LONDON (AP) — Scotland's leader told lawmakers in Edinburgh Tuesday that she plans to hold a fresh referendum on Scotland's independence on Oct. 19, 2023 — even though U.K. Prime Minister Boris Johnson maintains it wasn't the right time for such a vote.
First Minister Nicola Sturgeon said the question to be asked will be the same as that in Scotland’s first independence vote in 2014: “Should Scotland be an independent country?”
The U.K.-wide government of Johnson opposes a new referendum and has repeatedly said the issue was settled in 2014, when 55% saying they wanted to remain part of the United Kingdom.
Scotland’s government requires a special order from Johnson to legally hold a referendum.
Sturgeon said she will ask the U.K. Supreme Court to rule on the Scottish government’s right to hold the vote if Johnson does not give the go-ahead.
Scotland’s most senior law official has referred the matter to the top court on Tuesday, she said.
She added that she would be writing to Johnson to inform him of her plans.
Sturgeon, who leads the Scottish National Party and the devolved government in Scotland, insists it’s time to revisit the matter of independence, not least because of Britain’s exit from the European Union — a move opposed by a majority of Scots.
“My determination is to secure a process that allows the people of Scotland, whether yes, no or yet to be decided, to express their views in a legal, constitutional referendum so the majority view can be established fairly and democratically,” she said Tuesday.
Johnson said he would study Sturgeon’s plans for a second referendum, but stressed that “the focus of the country should be on building a stronger economy."
“We will study it very carefully and we will respond properly ... I certainly think that we’ll be able to have a stronger economy and a stronger country together," he told reporters.
A spokesman for Johnson’s office said his position is unchanged and he “continues to think it’s not the time to be talking about a referendum.”
The spokesman said the government will not be drawn into “hypotheticals” about whether it would open negotiations for Scottish independence if Scots vote for it in a referendum next year.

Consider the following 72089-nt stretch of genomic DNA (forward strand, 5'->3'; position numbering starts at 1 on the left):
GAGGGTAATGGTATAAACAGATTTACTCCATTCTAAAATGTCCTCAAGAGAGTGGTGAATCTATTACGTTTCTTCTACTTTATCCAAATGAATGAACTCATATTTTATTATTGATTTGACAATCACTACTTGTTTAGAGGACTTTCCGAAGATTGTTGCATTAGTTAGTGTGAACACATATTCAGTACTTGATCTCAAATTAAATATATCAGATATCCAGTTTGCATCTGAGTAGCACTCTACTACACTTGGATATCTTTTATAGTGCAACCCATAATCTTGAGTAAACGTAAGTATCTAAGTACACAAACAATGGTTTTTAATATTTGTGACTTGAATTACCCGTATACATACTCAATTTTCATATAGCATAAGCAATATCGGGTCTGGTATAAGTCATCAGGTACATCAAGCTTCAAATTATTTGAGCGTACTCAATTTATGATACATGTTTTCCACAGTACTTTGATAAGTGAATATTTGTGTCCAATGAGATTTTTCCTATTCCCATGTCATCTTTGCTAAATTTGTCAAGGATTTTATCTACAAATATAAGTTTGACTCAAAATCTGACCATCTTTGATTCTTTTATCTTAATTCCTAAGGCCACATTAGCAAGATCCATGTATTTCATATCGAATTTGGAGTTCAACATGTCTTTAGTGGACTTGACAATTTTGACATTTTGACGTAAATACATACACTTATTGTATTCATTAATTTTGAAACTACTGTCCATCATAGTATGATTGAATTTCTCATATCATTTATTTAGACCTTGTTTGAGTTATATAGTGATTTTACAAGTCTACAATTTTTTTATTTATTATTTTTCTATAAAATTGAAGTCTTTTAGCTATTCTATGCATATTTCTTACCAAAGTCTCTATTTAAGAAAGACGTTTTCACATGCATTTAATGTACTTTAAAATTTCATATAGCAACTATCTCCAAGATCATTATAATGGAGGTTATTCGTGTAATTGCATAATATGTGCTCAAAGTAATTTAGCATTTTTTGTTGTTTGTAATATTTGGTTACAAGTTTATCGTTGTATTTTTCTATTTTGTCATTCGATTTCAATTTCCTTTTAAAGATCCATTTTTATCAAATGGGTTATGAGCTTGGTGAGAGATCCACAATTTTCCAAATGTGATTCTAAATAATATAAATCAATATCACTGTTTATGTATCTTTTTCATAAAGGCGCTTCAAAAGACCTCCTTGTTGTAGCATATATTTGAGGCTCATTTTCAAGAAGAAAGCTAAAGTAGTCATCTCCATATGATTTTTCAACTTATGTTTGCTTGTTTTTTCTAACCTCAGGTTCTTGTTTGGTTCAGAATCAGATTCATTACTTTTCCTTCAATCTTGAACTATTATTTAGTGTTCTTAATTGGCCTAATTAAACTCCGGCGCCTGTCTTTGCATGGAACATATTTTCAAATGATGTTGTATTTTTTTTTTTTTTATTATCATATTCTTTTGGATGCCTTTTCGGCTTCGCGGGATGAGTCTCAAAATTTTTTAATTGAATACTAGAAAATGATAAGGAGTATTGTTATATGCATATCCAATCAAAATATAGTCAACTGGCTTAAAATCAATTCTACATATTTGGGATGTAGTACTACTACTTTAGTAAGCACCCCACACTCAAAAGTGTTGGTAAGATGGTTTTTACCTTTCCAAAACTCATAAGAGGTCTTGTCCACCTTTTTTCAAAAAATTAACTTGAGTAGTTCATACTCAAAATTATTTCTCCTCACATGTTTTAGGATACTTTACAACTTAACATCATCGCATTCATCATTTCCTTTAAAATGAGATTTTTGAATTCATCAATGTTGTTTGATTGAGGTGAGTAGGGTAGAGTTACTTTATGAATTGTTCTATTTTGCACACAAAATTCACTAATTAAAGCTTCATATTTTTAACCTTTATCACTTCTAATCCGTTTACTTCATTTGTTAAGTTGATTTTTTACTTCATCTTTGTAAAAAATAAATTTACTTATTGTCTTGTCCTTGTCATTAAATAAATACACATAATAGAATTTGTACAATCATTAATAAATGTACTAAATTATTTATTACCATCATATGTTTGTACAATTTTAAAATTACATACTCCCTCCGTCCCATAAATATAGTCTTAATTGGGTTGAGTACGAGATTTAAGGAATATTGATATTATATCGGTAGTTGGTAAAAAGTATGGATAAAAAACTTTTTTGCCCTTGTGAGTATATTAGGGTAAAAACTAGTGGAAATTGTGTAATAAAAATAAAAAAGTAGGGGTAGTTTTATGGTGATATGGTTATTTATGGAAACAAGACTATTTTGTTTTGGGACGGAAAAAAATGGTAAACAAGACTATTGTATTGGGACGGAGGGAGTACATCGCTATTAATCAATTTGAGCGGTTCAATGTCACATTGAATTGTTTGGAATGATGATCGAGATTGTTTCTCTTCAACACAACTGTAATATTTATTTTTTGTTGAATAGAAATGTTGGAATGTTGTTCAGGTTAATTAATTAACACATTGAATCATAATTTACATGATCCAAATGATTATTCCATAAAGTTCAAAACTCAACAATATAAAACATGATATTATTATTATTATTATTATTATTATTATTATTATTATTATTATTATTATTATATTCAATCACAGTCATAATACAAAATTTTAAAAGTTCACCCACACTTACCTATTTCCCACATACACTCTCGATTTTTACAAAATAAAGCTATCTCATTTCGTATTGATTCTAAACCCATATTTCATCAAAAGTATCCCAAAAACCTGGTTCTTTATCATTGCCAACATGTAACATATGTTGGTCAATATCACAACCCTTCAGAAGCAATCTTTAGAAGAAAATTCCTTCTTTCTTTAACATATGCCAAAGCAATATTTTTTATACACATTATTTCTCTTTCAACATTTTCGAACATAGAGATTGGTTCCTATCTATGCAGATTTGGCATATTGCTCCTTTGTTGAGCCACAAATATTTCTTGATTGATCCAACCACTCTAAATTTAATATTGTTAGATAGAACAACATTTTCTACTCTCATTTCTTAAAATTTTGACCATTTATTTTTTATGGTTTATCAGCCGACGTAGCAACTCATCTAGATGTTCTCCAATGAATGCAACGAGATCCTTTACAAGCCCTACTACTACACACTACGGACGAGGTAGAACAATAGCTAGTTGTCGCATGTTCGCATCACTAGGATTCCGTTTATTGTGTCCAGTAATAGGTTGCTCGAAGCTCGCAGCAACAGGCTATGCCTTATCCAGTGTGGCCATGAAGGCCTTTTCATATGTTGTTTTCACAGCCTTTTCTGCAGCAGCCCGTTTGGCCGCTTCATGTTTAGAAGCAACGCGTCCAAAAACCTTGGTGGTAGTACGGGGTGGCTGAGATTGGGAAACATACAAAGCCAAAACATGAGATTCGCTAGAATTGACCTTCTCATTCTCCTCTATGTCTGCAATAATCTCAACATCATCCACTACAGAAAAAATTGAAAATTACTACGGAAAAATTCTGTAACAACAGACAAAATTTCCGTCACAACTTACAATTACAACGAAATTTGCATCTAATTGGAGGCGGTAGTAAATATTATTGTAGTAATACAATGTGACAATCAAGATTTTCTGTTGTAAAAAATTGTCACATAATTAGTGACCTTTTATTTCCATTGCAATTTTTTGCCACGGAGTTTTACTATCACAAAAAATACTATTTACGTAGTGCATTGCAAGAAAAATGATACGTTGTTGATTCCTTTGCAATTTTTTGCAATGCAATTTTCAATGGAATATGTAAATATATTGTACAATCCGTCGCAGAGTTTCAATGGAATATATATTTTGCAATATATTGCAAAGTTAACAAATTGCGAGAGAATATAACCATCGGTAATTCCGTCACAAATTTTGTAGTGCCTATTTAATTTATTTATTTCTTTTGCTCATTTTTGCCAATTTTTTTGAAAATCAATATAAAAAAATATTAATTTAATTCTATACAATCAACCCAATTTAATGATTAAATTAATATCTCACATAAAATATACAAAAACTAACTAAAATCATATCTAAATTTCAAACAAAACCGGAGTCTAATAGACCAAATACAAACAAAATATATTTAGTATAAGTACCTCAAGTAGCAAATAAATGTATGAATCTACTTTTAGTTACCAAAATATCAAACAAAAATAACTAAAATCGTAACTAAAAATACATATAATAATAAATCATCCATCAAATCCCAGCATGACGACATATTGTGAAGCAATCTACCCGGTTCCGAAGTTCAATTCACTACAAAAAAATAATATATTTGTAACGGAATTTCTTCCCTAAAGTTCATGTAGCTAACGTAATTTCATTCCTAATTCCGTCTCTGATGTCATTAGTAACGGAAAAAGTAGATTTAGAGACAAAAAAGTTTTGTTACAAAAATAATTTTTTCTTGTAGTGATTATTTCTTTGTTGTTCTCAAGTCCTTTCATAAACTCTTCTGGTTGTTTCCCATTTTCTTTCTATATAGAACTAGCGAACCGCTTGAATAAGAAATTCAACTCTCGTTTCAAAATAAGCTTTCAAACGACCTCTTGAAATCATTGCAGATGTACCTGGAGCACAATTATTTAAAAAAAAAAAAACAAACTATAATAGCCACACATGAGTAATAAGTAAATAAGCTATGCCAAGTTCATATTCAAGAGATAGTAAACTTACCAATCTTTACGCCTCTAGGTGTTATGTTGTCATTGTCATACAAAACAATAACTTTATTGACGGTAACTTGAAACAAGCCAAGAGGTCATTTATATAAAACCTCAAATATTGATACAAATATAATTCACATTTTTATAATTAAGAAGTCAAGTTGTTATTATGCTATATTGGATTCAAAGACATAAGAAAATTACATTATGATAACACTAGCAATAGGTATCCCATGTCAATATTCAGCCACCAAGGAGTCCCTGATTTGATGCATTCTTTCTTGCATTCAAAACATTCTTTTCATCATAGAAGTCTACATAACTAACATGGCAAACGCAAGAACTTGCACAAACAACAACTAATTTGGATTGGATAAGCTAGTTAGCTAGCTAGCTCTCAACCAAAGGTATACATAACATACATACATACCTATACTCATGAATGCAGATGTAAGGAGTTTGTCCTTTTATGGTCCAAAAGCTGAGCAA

Even if the referendum does go ahead as proposed, a majority vote will not by itself make Scotland independent from the rest of the U.K.
“For Scotland to become independent following a yes vote, legislation would have to be passed by the U.K. and Scottish Parliaments,” Sturgeon stressed.
Sturgeon maintains that her party's success in local elections last year gives her a mandate for a fresh referendum. While the Scottish National Party did not win overall control in the Scottish Parliament, the election of a record number of Scottish Green lawmakers means there is a majority for a new independence vote.
Sturgeon said that if there was no lawful way for the Scottish government to hold a referendum, and if Johnson’s government refused to grant permission for such a vote, she would fight the next U.K. general election on the single issue of independence.
Opposition parties have criticized Sturgeon for her “obsession” with holding a new independence vote and say she should instead be focused on more practical matters such as tackling the soaring cost of living.
“A potentially illegal referendum next year is the wrong priority for Scotland,” Scottish Conservative leader Douglas Ross said. “We won’t play Nicola Sturgeon’s games. We won’t take part in a pretend poll when there is real work to be done."
Like Wales and Northern Ireland, Scotland has its own parliament and devolved government and makes its own policies on public health, education and other matters. But the U.K.-wide government in London controls matters such as defense and fiscal policy.
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